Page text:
British Painters and Post-Impressionism

Out of respect for the beams that hold up my flat, I don’t often buy hardback books. Only occasionally something comes along which I must have hot off the press. I can’t honestly say that David Boyd Haycock’s book, A Crisis of Brilliance, about six painters who attended the Slade School of Art before the First World War, is in that category – it is not a brilliant book – but I was very glad to receive it as a Christmas present. It cleared up lots of loose ends for me, the relationships of these painters with the Bloomsbury group and the role that Edward Marsh, Churchill’s private secretary played as a patron to them. Then there are the details of their tortured lives: Dora Carrington shot herself; Mark Gertler stuck his head in a gas oven; John Currie murdered his empty-headed mistress and then turned the gun on himself.

Aside from personal agonies two events shaped their lives. In 1910 and 1912 Roger Fry mounted his exhibitions of Post-Impressionist art. Their Slade drawing teacher, Henry Tonks, advised a boycott but like any students worth their salt they paid no heed. The second notable influence on their careers was the Great War.

It is interesting to compare this group with a roughly contemporary Scottish group. The Slade painters were born anything from ten to twenty years later than the Scottish Colourists but things didn’t move so fast in those days and both lots of artists had to position themselves with regard to the innovations of painters across the Channel.

If you subscribe to a Manichean duality about the history of the arts, always judging in terms of the progressive and the conservative, the significant and the non-significant, in other words always seeing an obligatory trajectory, the Scottish painters win hands down. They were much more like the French big beasts. One of them, J.D. Fergusson, even exhibited in Paris with the Fauves. But there can be a danger in following what appears to be the progressive lead : the prompted works may only give a local variant of what is done much better by the original producers.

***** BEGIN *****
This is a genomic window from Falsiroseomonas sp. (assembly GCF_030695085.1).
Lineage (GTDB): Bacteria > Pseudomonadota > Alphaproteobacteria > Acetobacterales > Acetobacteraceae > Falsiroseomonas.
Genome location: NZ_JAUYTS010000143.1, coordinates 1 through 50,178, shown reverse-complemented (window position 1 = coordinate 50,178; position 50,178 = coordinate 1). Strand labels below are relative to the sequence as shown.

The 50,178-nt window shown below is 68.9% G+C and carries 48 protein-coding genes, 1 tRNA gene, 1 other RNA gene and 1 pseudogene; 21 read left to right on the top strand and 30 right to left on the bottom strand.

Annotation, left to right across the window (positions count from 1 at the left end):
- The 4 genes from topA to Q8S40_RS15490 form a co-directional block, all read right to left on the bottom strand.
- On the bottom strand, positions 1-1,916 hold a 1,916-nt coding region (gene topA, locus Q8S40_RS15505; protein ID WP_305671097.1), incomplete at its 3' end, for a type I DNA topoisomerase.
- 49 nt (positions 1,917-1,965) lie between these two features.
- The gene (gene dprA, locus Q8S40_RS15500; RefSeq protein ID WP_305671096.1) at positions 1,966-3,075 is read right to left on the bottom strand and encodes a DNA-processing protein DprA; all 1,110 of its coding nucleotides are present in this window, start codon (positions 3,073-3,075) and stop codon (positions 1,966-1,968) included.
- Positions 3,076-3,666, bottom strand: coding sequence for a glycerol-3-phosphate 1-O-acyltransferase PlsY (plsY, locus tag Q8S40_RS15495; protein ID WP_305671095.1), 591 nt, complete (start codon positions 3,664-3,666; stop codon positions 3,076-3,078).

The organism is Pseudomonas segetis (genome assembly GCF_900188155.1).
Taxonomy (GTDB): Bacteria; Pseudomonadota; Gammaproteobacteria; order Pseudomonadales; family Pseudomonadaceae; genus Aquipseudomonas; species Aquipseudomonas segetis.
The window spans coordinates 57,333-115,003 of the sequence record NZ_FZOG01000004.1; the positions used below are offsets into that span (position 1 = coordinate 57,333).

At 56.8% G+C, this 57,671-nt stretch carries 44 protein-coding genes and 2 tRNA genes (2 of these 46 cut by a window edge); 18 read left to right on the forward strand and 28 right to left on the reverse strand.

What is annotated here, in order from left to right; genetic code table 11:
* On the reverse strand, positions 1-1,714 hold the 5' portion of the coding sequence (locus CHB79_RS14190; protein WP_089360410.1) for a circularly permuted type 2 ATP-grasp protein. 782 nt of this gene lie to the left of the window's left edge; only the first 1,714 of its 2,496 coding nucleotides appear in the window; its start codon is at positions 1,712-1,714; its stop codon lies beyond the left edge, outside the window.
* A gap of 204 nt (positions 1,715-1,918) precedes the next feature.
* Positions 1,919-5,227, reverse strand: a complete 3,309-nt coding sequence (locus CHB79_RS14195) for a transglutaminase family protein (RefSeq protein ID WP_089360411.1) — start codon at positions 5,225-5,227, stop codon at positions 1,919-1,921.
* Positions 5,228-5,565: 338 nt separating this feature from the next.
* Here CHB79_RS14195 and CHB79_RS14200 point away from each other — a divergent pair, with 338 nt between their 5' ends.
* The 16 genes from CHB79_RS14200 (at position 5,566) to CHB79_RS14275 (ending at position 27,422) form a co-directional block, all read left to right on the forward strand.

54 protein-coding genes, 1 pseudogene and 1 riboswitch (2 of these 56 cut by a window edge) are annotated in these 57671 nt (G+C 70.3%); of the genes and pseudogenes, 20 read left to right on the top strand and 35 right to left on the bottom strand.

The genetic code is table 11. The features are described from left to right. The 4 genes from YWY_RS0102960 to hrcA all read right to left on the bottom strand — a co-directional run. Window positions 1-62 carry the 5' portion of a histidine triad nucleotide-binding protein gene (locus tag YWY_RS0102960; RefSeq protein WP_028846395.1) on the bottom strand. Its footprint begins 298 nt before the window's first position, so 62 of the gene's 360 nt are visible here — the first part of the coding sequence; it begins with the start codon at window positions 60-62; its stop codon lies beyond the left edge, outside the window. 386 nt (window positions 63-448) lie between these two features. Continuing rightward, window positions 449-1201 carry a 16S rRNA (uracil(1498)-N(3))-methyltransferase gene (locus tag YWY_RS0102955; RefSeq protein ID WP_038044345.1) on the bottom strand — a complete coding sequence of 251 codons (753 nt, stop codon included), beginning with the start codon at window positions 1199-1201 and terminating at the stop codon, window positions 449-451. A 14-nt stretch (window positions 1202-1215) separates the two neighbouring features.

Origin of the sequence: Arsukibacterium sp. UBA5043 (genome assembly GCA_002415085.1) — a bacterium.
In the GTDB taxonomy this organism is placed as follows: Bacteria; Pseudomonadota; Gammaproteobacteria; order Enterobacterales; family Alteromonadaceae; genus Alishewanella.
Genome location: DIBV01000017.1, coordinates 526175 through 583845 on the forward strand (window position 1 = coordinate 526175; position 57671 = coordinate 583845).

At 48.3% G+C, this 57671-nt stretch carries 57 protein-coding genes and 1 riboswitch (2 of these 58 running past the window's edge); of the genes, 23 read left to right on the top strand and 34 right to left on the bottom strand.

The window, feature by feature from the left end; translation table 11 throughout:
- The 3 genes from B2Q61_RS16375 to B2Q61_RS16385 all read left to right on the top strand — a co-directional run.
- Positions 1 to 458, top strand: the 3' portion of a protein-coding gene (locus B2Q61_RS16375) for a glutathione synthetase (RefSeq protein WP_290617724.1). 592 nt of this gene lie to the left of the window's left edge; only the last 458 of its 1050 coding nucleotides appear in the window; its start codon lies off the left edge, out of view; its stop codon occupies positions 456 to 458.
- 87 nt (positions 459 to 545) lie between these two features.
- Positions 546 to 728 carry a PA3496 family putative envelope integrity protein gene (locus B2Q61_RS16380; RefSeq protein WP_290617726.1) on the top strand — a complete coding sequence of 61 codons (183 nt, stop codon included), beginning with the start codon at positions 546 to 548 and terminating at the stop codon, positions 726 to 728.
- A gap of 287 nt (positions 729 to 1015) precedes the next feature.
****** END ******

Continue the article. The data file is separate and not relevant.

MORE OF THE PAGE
The Slade artists were much more circumspect. All were a bit influenced at first by the new art of France but when Stanley Spencer was asked about Picasso, he replied that ‘he hadn’t got past Piero della Francesca.’ Yet he never did anything that didn’t look as if it belonged to the twentieth century. Paul Nash took what he wanted from the European modernists but never lost in his best work his essential Englishness.

Nash and Spencer who are the only artists of the Slade group to be in the first rank of British painters, saw action in the Great War and became involved with the Official War Artists scheme. Both lived to be War Artists also during the Second Word War. Arguably Nash’s best works are from the two conflicts while Spencer’s 1941 series Shipbuilders on the Clyde is the culminating triumph of his career.

In some ways Richard Nevinson who was also a soldier and War Artist, was more like the Scottish painters, clinging more adhesively to continental influences. Today, his cubist efforts seem on the crude side and don’t challenge his French and Italian models. However, I rather like a painting of his entitled The Road from Arras to Bapaume, reproduced on a CD I have of the music of the Scottish composer Cecil Coles, who was killed in the Great War. It is almost a brown monochrome work and has something of the character of those empty seascapes by L.S. Lowry. In a work like this Nevinson too, preserves what Pevsner called ‘the Englishness of English art.'